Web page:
The House of Representatives recently passed the Save Local Business Act (H.R. 3441), which marks an important step in the campaign to reverse the Board’s controversial loosening in Browning Ferris Industries of the long standing tests for determining whether two businesses are joint employers expansion and share bargaining obligations and liability for each other’s actions. The measure seeks to protect businesses with staffing, franchise and other contractual relationships from liability and union bargaining obligations for another business’ workers unless one business exercises direct control over the employees of the other.
Browning Ferris Expanded Liability for Franchises and Contractors
As we have previously reported, the Board fashioned a new joint employer standard in its 2015 Browning Ferris decision, which expanded joint employer status to any entity that merely possesses, but does not actually exercise, direct or indirect control over the working conditions of another business’ employees. Browning Ferris jettisoned decades of Board precedent, which formerly required putative joint employers to not only possess the means to control terms and conditions of employment, but to also exercise that control in some meaningful way. This decision widely impacted franchises as well as businesses that utilize contractors or retain personnel employed by staffing or temporary employment agencies. If found a joint employer, the business can be required to bargain with any union representing its contractors employees and found liable for any unfair labor practices it or the contractor commits.
Citing a statistic that more than 2.87 million workers are now employed through temporary employment agencies, the Board and labor unions hailed the decision as a critical refinement that better reflects the economic realities of the modern workplace given the rise of nontraditional employment arrangements and complex franchise and contractual relationships in which two or more independent businesses often arguably co-determine working conditions. Opponents, however, say the revised standard hurts small businesses and creates liability for employers who, in reality, have absolutely no actual influence over the other employer’s employees’ working conditions. In just the short time since Browning-Ferris, some of these fears have ostensibly materialized as the Board has sanctioned mixed bargaining units comprised of “solely employed workers” and “jointly employed workers,” and now requires separate businesses to bargain jointly over working conditions even though one or more of the businesses may have no actual influence or control over the working conditions of the other business’ employees.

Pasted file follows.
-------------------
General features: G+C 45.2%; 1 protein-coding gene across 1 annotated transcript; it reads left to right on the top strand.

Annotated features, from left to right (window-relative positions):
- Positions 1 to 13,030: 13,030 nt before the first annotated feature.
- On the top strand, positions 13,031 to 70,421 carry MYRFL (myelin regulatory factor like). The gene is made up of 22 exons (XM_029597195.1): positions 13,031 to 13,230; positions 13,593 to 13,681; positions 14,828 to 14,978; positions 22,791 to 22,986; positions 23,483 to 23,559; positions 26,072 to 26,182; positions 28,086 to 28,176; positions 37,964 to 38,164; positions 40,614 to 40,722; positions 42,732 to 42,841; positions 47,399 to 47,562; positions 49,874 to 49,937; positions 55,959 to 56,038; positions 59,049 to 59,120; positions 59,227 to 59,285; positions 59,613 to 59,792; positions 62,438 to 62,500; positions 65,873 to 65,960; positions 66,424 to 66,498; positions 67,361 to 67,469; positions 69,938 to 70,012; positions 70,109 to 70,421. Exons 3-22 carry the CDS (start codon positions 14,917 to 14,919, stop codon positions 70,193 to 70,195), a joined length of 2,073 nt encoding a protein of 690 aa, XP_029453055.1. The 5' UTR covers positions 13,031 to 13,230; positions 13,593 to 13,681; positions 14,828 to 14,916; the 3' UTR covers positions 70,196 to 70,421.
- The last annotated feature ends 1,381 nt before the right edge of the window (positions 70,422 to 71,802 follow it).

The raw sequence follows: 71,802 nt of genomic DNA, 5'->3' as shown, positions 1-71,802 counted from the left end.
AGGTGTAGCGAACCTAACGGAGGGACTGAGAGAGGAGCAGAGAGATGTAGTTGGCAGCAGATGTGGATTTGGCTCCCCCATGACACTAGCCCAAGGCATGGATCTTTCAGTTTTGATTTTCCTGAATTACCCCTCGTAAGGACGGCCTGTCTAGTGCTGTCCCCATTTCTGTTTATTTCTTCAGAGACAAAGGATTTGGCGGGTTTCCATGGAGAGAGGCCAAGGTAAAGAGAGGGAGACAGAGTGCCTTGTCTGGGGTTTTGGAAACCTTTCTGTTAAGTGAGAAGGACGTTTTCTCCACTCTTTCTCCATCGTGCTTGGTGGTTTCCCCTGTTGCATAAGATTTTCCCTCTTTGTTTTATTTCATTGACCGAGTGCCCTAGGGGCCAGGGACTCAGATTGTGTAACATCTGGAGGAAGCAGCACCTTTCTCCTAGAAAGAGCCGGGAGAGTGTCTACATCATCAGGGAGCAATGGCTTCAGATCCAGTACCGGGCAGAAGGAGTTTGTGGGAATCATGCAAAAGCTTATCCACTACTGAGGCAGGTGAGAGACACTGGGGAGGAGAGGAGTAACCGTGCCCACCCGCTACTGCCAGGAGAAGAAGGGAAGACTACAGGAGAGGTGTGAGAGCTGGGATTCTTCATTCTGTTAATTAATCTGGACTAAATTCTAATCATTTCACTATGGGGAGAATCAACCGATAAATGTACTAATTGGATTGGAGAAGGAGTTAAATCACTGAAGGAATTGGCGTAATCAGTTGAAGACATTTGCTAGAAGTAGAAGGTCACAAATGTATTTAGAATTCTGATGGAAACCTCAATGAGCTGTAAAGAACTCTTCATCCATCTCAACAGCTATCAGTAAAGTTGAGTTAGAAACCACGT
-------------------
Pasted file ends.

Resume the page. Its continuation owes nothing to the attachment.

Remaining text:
Next Steps For The Save Local Business Act
Although Browning-Ferris is currently on appeal before the United States Court of Appeals for the District of Columbia, the Save Local Business Act represents an attempt to forge a path forward by amending the Act itself to clarify who may be considered a joint employer. The bill passed the House with a vote of 242-181, with eight Democrats voting in favor of the measure. Republicans have been touting the bill as a bipartisan success, but the measure may have a difficult road ahead in the Senate. A similar bill died in the Senate last year after it failed to garner enough support from Democrats. There is a good chance that the Save Local Business Act will meet a similar fate if it fails to secure bipartisan support in the Senate, which it is not likely to receive. That is because although Republicans would have the votes to pass the Act, if it reached the floor for a vote, they do not at this time have the 60 votes they would need to overcome an effort to filibuster by Senate Democrats.